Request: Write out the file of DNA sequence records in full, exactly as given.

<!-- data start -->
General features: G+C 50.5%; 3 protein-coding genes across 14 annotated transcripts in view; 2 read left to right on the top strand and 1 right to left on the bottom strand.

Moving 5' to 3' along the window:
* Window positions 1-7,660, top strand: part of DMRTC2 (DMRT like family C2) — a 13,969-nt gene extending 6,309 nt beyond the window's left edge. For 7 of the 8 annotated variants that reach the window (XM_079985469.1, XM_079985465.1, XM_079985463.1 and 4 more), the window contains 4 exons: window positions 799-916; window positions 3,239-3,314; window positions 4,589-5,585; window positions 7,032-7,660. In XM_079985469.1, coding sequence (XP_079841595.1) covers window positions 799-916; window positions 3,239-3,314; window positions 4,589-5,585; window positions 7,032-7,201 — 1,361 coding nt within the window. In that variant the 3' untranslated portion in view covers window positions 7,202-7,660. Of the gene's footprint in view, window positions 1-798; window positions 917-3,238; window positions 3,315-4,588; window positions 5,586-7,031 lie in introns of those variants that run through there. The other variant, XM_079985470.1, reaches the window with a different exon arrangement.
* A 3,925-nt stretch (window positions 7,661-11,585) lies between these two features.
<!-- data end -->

General features: G+C 50.5%; 3 protein-coding genes across 14 annotated transcripts in view; 2 read left to right on the top strand and 1 right to left on the bottom strand.

Moving 5' to 3' along the window:
* Window positions 1-7,660, top strand: part of DMRTC2 (DMRT like family C2) — a 13,969-nt gene extending 6,309 nt beyond the window's left edge. For 7 of the 8 annotated variants that reach the window (XM_079985469.1, XM_079985465.1, XM_079985463.1 and 4 more), the window contains 4 exons: window positions 799-916; window positions 3,239-3,314; window positions 4,589-5,585; window positions 7,032-7,660. In XM_079985469.1, coding sequence (XP_079841595.1) covers window positions 799-916; window positions 3,239-3,314; window positions 4,589-5,585; window positions 7,032-7,201 — 1,361 coding nt within the window. In that variant the 3' untranslated portion in view covers window positions 7,202-7,660. Of the gene's footprint in view, window positions 1-798; window positions 917-3,238; window positions 3,315-4,588; window positions 5,586-7,031 lie in introns of those variants that run through there. The other variant, XM_079985470.1, reaches the window with a different exon arrangement.
* A 3,925-nt stretch (window positions 7,661-11,585) lies between these two features.